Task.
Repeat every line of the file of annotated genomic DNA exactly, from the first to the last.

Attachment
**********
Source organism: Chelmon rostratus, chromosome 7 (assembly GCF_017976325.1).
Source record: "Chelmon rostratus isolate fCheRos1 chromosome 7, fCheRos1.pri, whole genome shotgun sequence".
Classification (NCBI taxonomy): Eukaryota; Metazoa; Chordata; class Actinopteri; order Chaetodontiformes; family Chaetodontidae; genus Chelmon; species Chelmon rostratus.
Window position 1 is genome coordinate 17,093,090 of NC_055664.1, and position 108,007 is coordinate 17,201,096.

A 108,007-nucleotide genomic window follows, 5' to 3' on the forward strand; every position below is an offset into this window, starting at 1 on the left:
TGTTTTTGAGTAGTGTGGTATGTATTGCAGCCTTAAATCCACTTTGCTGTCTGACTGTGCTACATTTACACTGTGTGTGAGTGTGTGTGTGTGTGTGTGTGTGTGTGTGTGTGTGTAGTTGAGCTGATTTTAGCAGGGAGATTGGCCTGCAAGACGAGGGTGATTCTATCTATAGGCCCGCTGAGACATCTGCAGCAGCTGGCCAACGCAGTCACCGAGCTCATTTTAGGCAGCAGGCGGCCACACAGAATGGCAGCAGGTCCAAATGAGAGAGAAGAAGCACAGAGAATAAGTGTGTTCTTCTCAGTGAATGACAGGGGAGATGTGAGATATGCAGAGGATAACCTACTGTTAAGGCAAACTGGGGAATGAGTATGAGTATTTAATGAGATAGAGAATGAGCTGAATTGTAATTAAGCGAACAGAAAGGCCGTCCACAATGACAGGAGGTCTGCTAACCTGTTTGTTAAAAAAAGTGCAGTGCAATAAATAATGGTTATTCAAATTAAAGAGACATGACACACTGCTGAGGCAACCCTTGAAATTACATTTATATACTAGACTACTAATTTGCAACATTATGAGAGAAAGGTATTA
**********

Source organism: Chelmon rostratus, chromosome 7 (assembly GCF_017976325.1).
Source record: "Chelmon rostratus isolate fCheRos1 chromosome 7, fCheRos1.pri, whole genome shotgun sequence".
Classification (NCBI taxonomy): Eukaryota; Metazoa; Chordata; class Actinopteri; order Chaetodontiformes; family Chaetodontidae; genus Chelmon; species Chelmon rostratus.
Window position 1 is genome coordinate 17,093,090 of NC_055664.1, and position 108,007 is coordinate 17,201,096.

A 108,007-nucleotide genomic window follows, 5' to 3' on the forward strand; every position below is an offset into this window, starting at 1 on the left:
TGTTTTTGAGTAGTGTGGTATGTATTGCAGCCTTAAATCCACTTTGCTGTCTGACTGTGCTACATTTACACTGTGTGTGAGTGTGTGTGTGTGTGTGTGTGTGTGTGTGTGTGTGTAGTTGAGCTGATTTTAGCAGGGAGATTGGCCTGCAAGACGAGGGTGATTCTATCTATAGGCCCGCTGAGACATCTGCAGCAGCTGGCCAACGCAGTCACCGAGCTCATTTTAGGCAGCAGGCGGCCACACAGAATGGCAGCAGGTCCAAATGAGAGAGAAGAAGCACAGAGAATAAGTGTGTTCTTCTCAGTGAATGACAGGGGAGATGTGAGATATGCAGAGGATAACCTACTGTTAAGGCAAACTGGGGAATGAGTATGAGTATTTAATGAGATAGAGAATGAGCTGAATTGTAATTAAGCGAACAGAAAGGCCGTCCACAATGACAGGAGGTCTGCTAACCTGTTTGTTAAAAAAAGTGCAGTGCAATAAATAATGGTTATTCAAATTAAAGAGACATGACACACTGCTGAGGCAACCCTTGAAATTACATTTATATACTAGACTACTAATTTGCAACATTATGAGAGAAAGGTATTA